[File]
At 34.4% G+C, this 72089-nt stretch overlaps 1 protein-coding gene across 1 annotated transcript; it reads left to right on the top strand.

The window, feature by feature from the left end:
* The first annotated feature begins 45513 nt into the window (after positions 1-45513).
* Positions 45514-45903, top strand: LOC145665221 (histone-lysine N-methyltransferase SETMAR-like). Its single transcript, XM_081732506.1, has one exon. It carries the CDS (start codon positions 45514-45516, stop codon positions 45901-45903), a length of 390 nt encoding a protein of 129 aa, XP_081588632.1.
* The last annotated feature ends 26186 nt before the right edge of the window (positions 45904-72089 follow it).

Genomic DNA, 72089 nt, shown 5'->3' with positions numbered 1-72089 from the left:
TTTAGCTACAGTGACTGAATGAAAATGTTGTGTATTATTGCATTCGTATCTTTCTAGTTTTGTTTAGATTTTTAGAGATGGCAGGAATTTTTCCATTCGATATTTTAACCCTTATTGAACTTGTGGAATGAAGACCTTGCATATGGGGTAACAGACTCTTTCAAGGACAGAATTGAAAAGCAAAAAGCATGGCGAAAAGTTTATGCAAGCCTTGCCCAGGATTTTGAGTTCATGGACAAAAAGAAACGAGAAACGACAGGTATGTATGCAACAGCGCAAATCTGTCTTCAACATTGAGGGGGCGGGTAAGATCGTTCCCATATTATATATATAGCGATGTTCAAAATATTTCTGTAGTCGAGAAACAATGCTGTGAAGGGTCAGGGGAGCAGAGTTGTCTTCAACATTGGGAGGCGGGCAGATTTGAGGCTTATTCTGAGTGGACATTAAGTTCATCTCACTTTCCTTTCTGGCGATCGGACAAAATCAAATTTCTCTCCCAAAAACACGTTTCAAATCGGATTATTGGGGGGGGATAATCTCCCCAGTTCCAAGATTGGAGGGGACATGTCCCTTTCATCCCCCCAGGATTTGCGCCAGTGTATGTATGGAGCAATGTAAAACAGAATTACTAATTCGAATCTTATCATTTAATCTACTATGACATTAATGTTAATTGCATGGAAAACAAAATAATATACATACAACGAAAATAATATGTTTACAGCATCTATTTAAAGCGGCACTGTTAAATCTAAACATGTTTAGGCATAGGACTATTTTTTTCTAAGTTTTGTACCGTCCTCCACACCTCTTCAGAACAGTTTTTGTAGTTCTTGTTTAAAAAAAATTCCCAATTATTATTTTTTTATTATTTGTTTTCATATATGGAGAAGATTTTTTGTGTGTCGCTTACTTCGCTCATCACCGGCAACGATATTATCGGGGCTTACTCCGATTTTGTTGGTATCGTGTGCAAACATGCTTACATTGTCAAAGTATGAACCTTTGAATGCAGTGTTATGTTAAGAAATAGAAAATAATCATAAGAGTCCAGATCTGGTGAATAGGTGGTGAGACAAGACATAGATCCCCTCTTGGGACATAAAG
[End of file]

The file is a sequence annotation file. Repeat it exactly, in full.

At 34.4% G+C, this 72089-nt stretch overlaps 1 protein-coding gene across 1 annotated transcript; it reads left to right on the top strand.

The window, feature by feature from the left end:
* The first annotated feature begins 45513 nt into the window (after positions 1-45513).
* Positions 45514-45903, top strand: LOC145665221 (histone-lysine N-methyltransferase SETMAR-like). Its single transcript, XM_081732506.1, has one exon. It carries the CDS (start codon positions 45514-45516, stop codon positions 45901-45903), a length of 390 nt encoding a protein of 129 aa, XP_081588632.1.
* The last annotated feature ends 26186 nt before the right edge of the window (positions 45904-72089 follow it).

Genomic DNA, 72089 nt, shown 5'->3' with positions numbered 1-72089 from the left:
TTTAGCTACAGTGACTGAATGAAAATGTTGTGTATTATTGCATTCGTATCTTTCTAGTTTTGTTTAGATTTTTAGAGATGGCAGGAATTTTTCCATTCGATATTTTAACCCTTATTGAACTTGTGGAATGAAGACCTTGCATATGGGGTAACAGACTCTTTCAAGGACAGAATTGAAAAGCAAAAAGCATGGCGAAAAGTTTATGCAAGCCTTGCCCAGGATTTTGAGTTCATGGACAAAAAGAAACGAGAAACGACAGGTATGTATGCAACAGCGCAAATCTGTCTTCAACATTGAGGGGGCGGGTAAGATCGTTCCCATATTATATATATAGCGATGTTCAAAATATTTCTGTAGTCGAGAAACAATGCTGTGAAGGGTCAGGGGAGCAGAGTTGTCTTCAACATTGGGAGGCGGGCAGATTTGAGGCTTATTCTGAGTGGACATTAAGTTCATCTCACTTTCCTTTCTGGCGATCGGACAAAATCAAATTTCTCTCCCAAAAACACGTTTCAAATCGGATTATTGGGGGGGGATAATCTCCCCAGTTCCAAGATTGGAGGGGACATGTCCCTTTCATCCCCCCAGGATTTGCGCCAGTGTATGTATGGAGCAATGTAAAACAGAATTACTAATTCGAATCTTATCATTTAATCTACTATGACATTAATGTTAATTGCATGGAAAACAAAATAATATACATACAACGAAAATAATATGTTTACAGCATCTATTTAAAGCGGCACTGTTAAATCTAAACATGTTTAGGCATAGGACTATTTTTTTCTAAGTTTTGTACCGTCCTCCACACCTCTTCAGAACAGTTTTTGTAGTTCTTGTTTAAAAAAAATTCCCAATTATTATTTTTTTATTATTTGTTTTCATATATGGAGAAGATTTTTTGTGTGTCGCTTACTTCGCTCATCACCGGCAACGATATTATCGGGGCTTACTCCGATTTTGTTGGTATCGTGTGCAAACATGCTTACATTGTCAAAGTATGAACCTTTGAATGCAGTGTTATGTTAAGAAATAGAAAATAATCATAAGAGTCCAGATCTGGTGAATAGGTGGTGAGACAAGACATAGATCCCCTCTTGGGACATAAAG